This farm gave us the opportunity to really enjoy so many things that you cannot enjoy in the city. We took advantage of everything that the farm had to offer, including the jumpy inflatable pillow, gigantic slide, playground and the little trikes.
We topped off our amazing adventure with apple picking from the “dwarf” apple trees and we milked Buttercup, a real cow! Micah kept saying “this is the best place ever”! On our way out, we stopped by the gift shop to pick up some apple cider slush, a sweet end to a great day!
– Caren Davis Lightfoot
Mountain State Park
2600 Hwy 155 SW, Stockbridge
Cost: $7 per person, $5 parking per car
Open: Advance registration required; Upcoming dates Oct. 19 and Nov. 16.
We went on the Full Moon Hike at Panola Mountain State Park with our twin 11-year-old girls. The 1.5 mile hike began just before sunset and was led by a state park ranger, who shared stories of the land’s history along with facts about the ecosystem and plant life along the way (we saw resurrection moss in action!) Our group hiked to a pristine lake that in itself was worth the trip. Then we began the ascent up the mountain, being careful to not step on the various forms of lichen that the ranger said took hundreds of years to form. Minutes later, we saw the most incredible, unobstructed view of the Atlanta skyline and sat down on the granite to watch a magnificent sunset. We heard only the sounds of crickets and cicadas, as well as the “oohs” and “aahs” from the hikers around us. It was hard to believe we were only 18 miles from downtown Atlanta.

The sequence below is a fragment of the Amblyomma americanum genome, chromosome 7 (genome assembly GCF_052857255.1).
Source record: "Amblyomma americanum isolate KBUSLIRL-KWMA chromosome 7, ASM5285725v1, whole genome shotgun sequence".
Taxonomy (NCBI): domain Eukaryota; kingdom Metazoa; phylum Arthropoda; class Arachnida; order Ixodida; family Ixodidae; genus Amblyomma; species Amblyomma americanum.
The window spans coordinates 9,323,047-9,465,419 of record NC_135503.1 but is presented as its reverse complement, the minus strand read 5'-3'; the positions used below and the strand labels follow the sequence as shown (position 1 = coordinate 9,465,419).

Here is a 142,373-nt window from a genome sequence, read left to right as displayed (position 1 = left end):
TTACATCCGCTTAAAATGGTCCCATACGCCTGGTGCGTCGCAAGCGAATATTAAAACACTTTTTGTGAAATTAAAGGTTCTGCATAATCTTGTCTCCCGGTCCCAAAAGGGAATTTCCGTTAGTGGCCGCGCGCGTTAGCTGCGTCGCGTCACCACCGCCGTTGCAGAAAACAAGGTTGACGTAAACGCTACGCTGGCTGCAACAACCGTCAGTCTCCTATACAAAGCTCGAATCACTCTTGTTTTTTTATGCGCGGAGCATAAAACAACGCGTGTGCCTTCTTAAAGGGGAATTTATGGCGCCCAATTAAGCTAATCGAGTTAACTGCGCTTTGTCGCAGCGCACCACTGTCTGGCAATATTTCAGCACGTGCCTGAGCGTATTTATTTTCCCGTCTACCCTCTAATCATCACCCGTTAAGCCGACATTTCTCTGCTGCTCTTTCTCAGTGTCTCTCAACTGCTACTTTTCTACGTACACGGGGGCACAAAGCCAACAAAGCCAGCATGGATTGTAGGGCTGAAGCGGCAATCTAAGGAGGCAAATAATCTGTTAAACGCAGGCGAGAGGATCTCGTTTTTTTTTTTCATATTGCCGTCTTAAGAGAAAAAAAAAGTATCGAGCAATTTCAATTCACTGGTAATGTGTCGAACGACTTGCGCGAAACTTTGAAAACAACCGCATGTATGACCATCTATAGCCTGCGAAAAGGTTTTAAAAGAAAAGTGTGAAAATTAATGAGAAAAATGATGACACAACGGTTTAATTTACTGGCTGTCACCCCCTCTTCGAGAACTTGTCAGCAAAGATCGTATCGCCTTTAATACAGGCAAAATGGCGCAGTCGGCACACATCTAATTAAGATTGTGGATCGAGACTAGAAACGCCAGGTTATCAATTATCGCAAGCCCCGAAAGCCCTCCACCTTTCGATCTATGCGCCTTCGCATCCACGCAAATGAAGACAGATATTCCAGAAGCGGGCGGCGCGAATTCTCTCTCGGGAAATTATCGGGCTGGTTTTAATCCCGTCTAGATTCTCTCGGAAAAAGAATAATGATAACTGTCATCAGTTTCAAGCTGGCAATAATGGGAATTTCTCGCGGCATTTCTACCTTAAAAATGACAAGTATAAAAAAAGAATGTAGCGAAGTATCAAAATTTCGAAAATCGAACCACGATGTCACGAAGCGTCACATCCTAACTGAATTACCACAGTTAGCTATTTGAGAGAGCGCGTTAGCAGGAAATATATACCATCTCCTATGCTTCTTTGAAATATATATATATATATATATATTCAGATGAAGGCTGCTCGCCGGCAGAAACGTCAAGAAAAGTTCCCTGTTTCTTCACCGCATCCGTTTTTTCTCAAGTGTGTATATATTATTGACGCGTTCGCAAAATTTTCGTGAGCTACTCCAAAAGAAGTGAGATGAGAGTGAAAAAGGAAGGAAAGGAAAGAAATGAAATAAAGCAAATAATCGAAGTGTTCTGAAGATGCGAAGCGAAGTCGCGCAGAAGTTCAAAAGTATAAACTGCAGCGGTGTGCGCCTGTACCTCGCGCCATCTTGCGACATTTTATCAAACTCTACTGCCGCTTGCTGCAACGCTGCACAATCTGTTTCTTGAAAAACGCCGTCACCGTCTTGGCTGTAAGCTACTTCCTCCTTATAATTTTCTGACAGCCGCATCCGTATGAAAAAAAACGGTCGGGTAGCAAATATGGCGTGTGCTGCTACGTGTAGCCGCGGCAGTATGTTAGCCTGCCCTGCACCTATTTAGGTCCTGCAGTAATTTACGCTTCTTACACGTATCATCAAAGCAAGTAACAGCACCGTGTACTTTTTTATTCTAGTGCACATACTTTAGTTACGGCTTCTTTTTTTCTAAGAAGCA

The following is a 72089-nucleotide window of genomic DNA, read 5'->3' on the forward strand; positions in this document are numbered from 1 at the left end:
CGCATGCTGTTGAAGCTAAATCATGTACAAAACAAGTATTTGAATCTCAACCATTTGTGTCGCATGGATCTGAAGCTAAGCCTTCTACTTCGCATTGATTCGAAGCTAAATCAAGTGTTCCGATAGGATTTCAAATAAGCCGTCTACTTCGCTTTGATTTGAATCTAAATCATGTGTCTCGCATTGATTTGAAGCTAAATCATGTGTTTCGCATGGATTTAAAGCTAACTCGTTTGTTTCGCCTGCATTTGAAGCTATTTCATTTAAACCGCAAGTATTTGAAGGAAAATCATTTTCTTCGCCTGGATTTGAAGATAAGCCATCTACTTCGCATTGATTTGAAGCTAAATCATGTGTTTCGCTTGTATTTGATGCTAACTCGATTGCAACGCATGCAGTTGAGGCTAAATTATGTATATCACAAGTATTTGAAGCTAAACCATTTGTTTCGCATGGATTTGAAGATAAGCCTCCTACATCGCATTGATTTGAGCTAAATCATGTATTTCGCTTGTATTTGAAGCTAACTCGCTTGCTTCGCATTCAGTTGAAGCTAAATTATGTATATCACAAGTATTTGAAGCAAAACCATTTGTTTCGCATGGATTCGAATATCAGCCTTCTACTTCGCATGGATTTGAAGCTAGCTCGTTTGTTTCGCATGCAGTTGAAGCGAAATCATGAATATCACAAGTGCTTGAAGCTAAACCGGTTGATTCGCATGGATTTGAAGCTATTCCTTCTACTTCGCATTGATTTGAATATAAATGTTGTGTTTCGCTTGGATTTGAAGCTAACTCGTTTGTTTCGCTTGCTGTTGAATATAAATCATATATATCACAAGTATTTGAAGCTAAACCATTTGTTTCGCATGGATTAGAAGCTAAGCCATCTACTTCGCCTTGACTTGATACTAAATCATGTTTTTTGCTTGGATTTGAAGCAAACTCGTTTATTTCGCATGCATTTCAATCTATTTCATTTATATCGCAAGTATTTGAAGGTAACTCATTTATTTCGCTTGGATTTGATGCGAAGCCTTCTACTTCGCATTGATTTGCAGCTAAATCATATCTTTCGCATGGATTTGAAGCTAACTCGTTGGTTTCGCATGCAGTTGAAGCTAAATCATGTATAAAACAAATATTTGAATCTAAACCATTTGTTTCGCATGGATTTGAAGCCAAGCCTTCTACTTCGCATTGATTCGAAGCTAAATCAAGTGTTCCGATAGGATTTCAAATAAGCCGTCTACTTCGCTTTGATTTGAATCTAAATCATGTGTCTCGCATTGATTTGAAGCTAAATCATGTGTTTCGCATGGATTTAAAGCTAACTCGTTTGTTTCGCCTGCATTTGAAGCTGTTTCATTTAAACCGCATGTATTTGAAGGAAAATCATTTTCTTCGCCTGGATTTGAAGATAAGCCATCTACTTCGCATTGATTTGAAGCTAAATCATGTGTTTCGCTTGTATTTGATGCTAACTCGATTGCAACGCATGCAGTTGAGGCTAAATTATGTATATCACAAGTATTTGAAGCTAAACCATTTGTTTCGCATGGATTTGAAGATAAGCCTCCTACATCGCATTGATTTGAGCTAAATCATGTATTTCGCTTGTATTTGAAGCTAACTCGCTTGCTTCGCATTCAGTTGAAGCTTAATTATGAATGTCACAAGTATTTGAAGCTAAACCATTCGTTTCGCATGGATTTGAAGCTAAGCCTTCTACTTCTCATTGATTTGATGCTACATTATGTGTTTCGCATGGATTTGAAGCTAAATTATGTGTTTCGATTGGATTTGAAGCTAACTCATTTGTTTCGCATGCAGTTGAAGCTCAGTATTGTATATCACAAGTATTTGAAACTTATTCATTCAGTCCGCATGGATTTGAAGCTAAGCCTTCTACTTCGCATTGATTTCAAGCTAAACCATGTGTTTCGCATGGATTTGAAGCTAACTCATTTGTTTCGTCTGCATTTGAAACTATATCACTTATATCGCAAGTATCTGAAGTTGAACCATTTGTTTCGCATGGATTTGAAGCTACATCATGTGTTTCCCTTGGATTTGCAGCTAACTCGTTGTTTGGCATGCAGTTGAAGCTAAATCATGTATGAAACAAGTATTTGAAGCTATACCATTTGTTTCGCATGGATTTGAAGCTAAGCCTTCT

We continued climbing to another vantage point, where we saw both Stone Mountain and Arabia Mountain at dusk. By the time we reached the summit, the moon had risen over the horizon and it was nighttime.